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Wound healing is usually taken for granted; however, there are many factors that can affect this complex process, such as medications, infection, and lack of oxygen. Age and diabetes are considered the top risk factors for impaired or delayed wound healing. Diabetes and aging can result in blood and other body fluids that accumulate in the lower limbs and feet owing to damaged valves or stretched veins, and therefore prevent these fluids from being pumped back to the heart. When more and more fluid accumulates, it increases the pressure which, in turn, causes the accumulated fluids to seep through the skin. This triggers a venous stasis ulcer. Read More
For wound care nurses, in particular, making a difference in the lives of our patients requires a holistic approach. Our relationships often span many years, as we care not only for patients' chronic and difficult-to-heal wounds over time, but also address their nutrition, ability to function, and lifestyle habits. We offer reassurance, guidance, and education as they endure complicated and frequently painful procedures and surgeries. We serve as their advocates, cheerleaders, health and wellness educators, and weight loss coaches. Good nursing care is the science of treating the problem at hand and the art of understanding the big picture regarding a patient's individual needs. Read More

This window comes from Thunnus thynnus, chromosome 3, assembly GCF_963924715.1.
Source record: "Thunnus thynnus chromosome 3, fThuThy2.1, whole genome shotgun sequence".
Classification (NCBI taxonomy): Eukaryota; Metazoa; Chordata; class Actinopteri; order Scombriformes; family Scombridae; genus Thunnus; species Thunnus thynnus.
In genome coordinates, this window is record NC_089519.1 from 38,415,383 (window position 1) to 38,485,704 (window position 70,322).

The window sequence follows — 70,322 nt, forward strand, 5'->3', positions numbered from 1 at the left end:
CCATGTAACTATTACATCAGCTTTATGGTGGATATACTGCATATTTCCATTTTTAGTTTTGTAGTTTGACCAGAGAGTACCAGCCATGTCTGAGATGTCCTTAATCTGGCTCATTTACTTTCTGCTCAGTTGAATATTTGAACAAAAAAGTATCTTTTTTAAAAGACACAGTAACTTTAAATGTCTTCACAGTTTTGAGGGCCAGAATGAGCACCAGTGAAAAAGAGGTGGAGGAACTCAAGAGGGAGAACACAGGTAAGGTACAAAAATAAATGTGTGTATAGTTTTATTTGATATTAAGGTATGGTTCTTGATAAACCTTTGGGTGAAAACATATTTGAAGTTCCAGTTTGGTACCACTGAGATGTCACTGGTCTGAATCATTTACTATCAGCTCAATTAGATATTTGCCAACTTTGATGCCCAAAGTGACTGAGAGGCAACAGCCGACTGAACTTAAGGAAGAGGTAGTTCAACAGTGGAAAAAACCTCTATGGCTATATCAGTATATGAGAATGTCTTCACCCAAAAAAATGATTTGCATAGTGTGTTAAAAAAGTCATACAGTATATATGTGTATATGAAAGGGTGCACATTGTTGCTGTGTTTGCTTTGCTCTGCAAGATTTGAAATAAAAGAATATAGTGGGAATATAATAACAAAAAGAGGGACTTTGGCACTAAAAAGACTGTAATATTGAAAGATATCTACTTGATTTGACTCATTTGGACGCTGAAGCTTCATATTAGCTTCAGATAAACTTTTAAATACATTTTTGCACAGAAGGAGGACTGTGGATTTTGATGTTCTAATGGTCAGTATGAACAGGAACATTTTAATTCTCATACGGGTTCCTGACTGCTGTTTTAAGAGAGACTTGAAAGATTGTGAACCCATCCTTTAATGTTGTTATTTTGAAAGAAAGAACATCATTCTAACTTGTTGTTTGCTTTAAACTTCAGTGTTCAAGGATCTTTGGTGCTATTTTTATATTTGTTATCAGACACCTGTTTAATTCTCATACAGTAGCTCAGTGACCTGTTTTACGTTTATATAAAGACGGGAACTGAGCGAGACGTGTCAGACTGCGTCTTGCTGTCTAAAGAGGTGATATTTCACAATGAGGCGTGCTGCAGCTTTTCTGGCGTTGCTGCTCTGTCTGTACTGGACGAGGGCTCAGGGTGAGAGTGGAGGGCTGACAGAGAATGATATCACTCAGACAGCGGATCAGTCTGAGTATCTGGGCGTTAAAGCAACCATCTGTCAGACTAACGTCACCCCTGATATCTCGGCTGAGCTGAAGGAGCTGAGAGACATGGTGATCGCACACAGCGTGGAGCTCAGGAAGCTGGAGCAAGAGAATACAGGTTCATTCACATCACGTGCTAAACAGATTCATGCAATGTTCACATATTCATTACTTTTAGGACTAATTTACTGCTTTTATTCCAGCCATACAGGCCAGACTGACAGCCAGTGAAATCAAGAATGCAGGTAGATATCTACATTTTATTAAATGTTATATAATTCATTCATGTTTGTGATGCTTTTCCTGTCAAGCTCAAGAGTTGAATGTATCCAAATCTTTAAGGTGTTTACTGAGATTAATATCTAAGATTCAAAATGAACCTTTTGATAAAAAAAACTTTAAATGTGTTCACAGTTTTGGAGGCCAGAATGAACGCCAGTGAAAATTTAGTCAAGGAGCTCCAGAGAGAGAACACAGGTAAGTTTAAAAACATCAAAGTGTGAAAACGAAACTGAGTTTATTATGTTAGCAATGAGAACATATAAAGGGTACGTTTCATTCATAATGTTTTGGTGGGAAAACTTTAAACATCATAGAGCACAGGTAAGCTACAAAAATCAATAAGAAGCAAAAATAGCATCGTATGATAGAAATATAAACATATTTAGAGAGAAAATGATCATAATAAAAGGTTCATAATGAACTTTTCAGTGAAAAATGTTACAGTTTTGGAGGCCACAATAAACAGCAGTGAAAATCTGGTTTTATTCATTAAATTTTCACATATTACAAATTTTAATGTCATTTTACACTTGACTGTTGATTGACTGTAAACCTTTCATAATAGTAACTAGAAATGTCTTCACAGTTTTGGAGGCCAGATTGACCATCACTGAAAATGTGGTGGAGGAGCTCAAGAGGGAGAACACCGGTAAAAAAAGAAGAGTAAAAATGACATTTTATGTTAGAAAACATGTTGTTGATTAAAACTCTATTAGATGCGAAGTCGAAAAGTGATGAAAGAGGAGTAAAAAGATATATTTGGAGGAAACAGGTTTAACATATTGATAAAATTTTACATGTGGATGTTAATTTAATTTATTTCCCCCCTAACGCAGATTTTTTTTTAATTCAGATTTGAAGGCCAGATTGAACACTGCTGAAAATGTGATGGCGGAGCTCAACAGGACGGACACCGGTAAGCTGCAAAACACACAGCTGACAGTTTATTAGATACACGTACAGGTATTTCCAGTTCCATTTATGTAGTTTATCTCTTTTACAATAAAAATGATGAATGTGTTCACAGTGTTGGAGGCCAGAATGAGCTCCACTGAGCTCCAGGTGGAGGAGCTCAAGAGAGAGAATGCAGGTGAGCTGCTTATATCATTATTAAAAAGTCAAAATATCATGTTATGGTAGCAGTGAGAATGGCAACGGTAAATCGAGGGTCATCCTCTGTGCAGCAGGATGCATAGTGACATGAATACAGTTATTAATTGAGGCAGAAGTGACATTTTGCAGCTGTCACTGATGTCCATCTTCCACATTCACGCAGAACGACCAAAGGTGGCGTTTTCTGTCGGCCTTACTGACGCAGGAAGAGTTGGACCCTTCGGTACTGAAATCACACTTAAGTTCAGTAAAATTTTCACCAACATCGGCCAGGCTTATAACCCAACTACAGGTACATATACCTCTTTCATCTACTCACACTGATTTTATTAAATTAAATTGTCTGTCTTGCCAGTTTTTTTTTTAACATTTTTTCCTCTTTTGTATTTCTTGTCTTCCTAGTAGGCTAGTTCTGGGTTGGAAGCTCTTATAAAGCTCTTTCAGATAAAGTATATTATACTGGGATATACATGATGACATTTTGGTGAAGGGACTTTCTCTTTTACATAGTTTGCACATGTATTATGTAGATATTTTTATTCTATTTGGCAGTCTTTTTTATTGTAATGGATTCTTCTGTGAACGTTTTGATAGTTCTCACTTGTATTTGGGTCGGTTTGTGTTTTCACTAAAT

Two frequent features of diabetes are peripheral vascular disease leading to ischaemic lower limb extremities, and sensory neuropathy, which renders the patient prone to foot injury and vulnerable to the development of diabetic foot ulcers. The diabetic foot results from an interplay between a number of factors: vascular disease, neuropathy, trauma and infection - the two main ones being peripheral neuropathy and peripheral vascular disease (PVD). Read More